Afghanistan’s Taliban rulers have appointed Maulvi Abdul Kabir, who played a key role in the 2020 Doha Agreement with the United States, as the country’s new caretaker prime minister, a senior official of the group confirmed to Al Jazeera.
Kabir has replaced Mullah Mohammad Hasan Akhund, 78, who had been in charge of the interim government since the group seized control of the country in August 2021.
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The 60-year-old leader has been under United Nations sanctions since 2001, when he served as the acting prime minister of the then Taliban regime (1996-2001). He took shelter in Pakistan after the Taliban government was toppled in a US-led invasion in 2001.
“He [Akhund] has been unwell for a few weeks and hence been replaced by Kabir until he recovers,” Sohail Shaheen, the head of Taliban’s political office in Doha, said on Wednesday.
Earlier, Zabihullah Mujahid, the spokesman of the Islamic Emirate of Afghanistan, as the Taliban government refers to the country, said Kabir’s appointment was part of the routine governance process as Akhund is under treatment and needed rest.
Kabir, who hails from the Zadran tribe of Pashtun ethnicity, served as a political deputy to Akhund before his elevation on Wednesday.
Taliban leaders have denied the change was due to an internal rift. Last month, Mujahid was asked to divide time between Kabul and Kandahar, triggering speculation about an internal power struggle. Taliban has denied them.
History as a high-ranking Taliban leader
Kabir’s appointment came through a special decree by the Taliban’s supreme leader Hibatullah Akhunzada, the group’s secretive de facto leader.
The 60-year-old was born in the northern Baghlan province 262 kilometres (162 miles) north of the Afghan capital, Kabul. He has held crucial positions in previous and current Taliban governments and was part of the Taliban Doha political office that negotiated the agreement with Washington that paved the way for the US troops’ withdrawal from Afghanistan after 20 years of war.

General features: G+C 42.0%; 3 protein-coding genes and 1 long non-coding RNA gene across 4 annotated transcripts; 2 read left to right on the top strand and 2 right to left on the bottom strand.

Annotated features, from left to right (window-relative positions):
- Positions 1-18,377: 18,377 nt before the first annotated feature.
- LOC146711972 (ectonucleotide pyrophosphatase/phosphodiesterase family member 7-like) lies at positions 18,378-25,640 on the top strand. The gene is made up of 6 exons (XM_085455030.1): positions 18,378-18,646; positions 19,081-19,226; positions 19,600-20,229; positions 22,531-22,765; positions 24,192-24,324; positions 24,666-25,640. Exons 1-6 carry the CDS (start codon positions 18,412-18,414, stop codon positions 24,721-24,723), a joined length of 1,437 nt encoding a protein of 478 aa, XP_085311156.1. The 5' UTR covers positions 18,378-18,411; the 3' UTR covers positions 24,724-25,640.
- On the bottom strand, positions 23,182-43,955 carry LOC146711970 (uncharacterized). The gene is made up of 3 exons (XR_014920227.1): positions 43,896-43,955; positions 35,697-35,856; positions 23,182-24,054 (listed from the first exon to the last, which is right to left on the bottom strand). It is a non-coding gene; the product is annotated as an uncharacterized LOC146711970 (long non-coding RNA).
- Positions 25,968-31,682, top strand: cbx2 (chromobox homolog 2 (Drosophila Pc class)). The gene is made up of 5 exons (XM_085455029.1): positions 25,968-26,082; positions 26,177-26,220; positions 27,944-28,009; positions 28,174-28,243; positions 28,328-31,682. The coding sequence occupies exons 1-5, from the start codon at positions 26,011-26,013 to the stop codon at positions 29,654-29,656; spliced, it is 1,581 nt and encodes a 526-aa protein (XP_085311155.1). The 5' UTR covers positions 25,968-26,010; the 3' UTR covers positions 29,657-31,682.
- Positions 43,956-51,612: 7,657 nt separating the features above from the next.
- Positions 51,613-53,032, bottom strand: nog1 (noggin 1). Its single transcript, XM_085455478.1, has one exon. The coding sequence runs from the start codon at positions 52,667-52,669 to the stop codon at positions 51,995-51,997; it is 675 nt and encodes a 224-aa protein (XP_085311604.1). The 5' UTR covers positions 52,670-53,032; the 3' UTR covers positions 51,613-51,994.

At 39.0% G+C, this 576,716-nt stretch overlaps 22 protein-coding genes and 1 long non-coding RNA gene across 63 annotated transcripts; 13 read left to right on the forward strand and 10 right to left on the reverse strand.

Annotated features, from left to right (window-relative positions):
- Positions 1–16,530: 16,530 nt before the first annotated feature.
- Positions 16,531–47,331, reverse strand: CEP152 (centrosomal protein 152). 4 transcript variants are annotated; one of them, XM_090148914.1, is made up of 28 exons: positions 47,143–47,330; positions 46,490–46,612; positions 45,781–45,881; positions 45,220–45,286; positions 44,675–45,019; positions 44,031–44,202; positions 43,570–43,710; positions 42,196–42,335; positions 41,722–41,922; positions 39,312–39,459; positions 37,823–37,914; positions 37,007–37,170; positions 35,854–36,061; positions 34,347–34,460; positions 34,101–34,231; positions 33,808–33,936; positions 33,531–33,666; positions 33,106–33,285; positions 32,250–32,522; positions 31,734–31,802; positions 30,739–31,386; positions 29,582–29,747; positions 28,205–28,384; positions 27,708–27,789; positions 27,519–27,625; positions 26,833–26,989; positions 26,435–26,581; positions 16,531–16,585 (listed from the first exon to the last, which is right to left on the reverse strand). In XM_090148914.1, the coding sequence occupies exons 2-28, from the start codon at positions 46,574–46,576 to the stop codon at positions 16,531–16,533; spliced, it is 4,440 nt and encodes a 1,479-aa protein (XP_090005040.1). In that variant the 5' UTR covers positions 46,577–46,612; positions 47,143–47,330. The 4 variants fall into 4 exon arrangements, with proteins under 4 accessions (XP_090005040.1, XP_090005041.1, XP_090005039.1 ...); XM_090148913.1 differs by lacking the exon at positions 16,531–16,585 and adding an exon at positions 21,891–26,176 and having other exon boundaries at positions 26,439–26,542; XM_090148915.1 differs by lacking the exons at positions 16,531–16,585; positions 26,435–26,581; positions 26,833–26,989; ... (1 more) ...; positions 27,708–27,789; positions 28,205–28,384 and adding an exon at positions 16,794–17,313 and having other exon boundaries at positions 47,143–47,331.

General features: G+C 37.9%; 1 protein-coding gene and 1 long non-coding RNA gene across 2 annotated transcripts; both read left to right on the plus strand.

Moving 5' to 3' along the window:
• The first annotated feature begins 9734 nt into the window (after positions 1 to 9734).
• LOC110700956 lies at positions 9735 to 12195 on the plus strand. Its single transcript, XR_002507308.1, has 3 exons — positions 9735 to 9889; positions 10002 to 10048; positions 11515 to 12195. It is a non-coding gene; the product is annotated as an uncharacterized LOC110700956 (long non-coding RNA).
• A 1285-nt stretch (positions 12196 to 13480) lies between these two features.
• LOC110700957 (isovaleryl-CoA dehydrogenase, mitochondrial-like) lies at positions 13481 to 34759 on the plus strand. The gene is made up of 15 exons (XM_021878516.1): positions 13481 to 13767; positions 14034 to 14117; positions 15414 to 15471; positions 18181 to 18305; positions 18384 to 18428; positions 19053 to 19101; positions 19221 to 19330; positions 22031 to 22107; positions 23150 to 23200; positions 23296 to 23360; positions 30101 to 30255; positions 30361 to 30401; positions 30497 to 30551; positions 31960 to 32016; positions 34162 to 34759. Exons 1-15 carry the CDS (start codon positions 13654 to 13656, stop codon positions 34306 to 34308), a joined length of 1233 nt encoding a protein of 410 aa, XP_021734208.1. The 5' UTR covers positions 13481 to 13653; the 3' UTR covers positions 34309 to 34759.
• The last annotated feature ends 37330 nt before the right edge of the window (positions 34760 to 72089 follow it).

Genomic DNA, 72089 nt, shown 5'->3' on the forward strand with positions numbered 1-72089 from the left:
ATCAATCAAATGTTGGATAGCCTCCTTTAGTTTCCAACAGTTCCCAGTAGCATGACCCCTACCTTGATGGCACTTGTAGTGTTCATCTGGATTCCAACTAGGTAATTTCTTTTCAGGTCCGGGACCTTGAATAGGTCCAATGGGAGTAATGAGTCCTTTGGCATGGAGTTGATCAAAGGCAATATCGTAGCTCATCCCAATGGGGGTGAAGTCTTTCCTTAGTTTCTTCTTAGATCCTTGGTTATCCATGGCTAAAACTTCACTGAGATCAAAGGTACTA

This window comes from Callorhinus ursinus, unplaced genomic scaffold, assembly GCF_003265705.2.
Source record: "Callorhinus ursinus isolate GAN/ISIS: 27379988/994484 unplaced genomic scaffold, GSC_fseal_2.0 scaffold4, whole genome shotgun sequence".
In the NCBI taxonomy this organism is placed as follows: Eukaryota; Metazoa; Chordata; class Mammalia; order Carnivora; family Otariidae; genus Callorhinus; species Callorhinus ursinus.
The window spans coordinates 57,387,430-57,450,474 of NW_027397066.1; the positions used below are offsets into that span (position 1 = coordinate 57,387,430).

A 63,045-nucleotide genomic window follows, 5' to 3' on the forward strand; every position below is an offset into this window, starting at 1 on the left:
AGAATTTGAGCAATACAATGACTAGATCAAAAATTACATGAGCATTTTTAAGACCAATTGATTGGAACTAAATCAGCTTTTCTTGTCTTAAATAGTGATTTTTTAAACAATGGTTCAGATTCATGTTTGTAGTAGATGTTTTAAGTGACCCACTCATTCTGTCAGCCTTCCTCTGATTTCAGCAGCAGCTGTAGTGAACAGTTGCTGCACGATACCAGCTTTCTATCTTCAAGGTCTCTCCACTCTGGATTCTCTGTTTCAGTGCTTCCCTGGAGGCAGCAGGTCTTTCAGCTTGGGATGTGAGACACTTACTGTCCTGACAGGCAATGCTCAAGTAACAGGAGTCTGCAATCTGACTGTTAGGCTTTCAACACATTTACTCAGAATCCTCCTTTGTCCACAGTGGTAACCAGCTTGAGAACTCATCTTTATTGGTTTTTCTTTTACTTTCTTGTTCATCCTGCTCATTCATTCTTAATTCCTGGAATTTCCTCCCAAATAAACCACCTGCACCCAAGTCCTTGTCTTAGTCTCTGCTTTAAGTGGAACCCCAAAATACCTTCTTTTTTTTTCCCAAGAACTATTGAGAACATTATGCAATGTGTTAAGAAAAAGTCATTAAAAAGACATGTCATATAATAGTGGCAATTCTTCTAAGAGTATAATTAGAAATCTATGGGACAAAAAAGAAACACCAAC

His first appointment came in 1996 as the governor of the Nangarhar province along the country’s eastern border adjoining Pakistan. The province was among the centres of power for the group during its first reign and continued to be a stronghold during the 20-year occupation by the US.
Taliban’s founder Mullah Omar handpicked Kabir for the role and appointed him to the group’s high leadership council.
The United Nations Security Council listed Kabir as a sanctioned person in January 2001 for his concurrent roles in the first Taliban regime as the second deputy of economic affairs, member of the council of ministers, governor of the Nangarhar province, and head of the eastern zone.
In July 2005, Kabir was among a group of Taliban leaders that was arrested by Pakistani intelligence agents during raids against the group in northwest Pakistan. However, there are conflicting reports about the date of his arrest.
Appointment devoid of ‘decision-making rights’
Since the Taliban’s return to power in 2021, Kabir has played a crucial role in negotiating with the US leadership during talks in Doha.
Delegates from both sides have held talks in the Qatari capital focusing on security and “terrorism” concerns, the rights of women and girls, as well as evacuations from Afghanistan.
Analysts say his diplomatic acumen and ability to negotiate with countries that are at odds with the Taliban could have been one of the factors behind his appointment.
“Given Abdul Kabir’s closeness to Pakistan and role in the Doha talks, the Taliban could be looking to smoothen relations with foreign countries,” Arif Rafiq, a political risk adviser on South Asia, told Al Jazeera.
“But a change in a single executive position isn’t enough to signal groundbreaking changes in domestic and foreign policy,” he said.
The Taliban remains isolated, with no country recognising its government. The group has urged the US and other Western nations to lift sanctions slapped in the wake of its military takeover of the country, which Washington said was a violation of the 2020 Doha Agreement. The US has also called on the Taliban administration to be more inclusive and lift curbs on women – a demand the Taliban has called meddling in its internal affairs.
The talks between the Taliban and Western diplomats have borne little results as the group has increased its curb on women’s rights, banning women’s education and freedom to work.
Girls’ secondary schools were supposed to reopen last March, but the Taliban rescinded the directive forcing millions of teenage girls out of the school system. The Taliban has also barred women from seeking higher education and working with international NGOs.
It argues its rules are in keeping with its interpretation of Islam, although Afghanistan is the only Muslim country that prohibits girls from being educated.
Faiz Zaland, a lecturer at Kabul University, said a change in policy on women’s rights cannot be expected as Kabir’s appointment is temporary and devoid of “decision-making rights”. He added that Kabir will not have a “substantial influence” on the group’s future foreign policies.
US-based analyst Rafiq also emphasised that the “concentration of power” lay with Kandahar-based Akhunzada, who makes policy decisions on the rights of girls and women, including on education.
“Meaningful policy changes will only take place if Kabir’s appointment is part of a broader set of concessions to the Taliban factions, who take a comparatively more accommodating position on social issues,” he said.
Several senior Taliban leaders have voiced their concerns against the ban on women’s education, saying Islam guarantees women’s rights to education and employment.